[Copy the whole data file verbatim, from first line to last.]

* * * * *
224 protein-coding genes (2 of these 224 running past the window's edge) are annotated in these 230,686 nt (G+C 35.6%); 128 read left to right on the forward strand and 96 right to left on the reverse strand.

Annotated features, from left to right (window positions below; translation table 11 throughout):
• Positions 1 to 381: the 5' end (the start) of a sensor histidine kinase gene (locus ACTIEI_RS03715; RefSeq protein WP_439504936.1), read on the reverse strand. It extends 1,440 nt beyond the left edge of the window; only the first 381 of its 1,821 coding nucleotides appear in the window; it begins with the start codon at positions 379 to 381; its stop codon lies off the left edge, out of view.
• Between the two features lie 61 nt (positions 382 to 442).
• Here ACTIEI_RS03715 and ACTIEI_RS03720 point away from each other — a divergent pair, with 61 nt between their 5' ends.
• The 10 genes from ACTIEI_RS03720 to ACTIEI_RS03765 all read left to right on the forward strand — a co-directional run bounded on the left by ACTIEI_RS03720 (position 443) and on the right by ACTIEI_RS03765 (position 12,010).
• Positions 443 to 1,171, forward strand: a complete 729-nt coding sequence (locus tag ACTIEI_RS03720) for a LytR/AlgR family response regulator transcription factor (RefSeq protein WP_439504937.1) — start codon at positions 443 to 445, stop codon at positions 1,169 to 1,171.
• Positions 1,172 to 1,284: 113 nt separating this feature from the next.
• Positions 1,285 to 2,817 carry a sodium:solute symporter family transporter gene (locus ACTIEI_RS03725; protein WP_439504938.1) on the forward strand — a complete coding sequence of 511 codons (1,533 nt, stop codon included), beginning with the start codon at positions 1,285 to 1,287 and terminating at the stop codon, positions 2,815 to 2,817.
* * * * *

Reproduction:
224 protein-coding genes (2 of these 224 running past the window's edge) are annotated in these 230,686 nt (G+C 35.6%); 128 read left to right on the forward strand and 96 right to left on the reverse strand.

Annotated features, from left to right (window positions below; translation table 11 throughout):
• Positions 1 to 381: the 5' end (the start) of a sensor histidine kinase gene (locus ACTIEI_RS03715; RefSeq protein WP_439504936.1), read on the reverse strand. It extends 1,440 nt beyond the left edge of the window; only the first 381 of its 1,821 coding nucleotides appear in the window; it begins with the start codon at positions 379 to 381; its stop codon lies off the left edge, out of view.
• Between the two features lie 61 nt (positions 382 to 442).
• Here ACTIEI_RS03715 and ACTIEI_RS03720 point away from each other — a divergent pair, with 61 nt between their 5' ends.
• The 10 genes from ACTIEI_RS03720 to ACTIEI_RS03765 all read left to right on the forward strand — a co-directional run bounded on the left by ACTIEI_RS03720 (position 443) and on the right by ACTIEI_RS03765 (position 12,010).
• Positions 443 to 1,171, forward strand: a complete 729-nt coding sequence (locus tag ACTIEI_RS03720) for a LytR/AlgR family response regulator transcription factor (RefSeq protein WP_439504937.1) — start codon at positions 443 to 445, stop codon at positions 1,169 to 1,171.
• Positions 1,172 to 1,284: 113 nt separating this feature from the next.
• Positions 1,285 to 2,817 carry a sodium:solute symporter family transporter gene (locus ACTIEI_RS03725; protein WP_439504938.1) on the forward strand — a complete coding sequence of 511 codons (1,533 nt, stop codon included), beginning with the start codon at positions 1,285 to 1,287 and terminating at the stop codon, positions 2,815 to 2,817.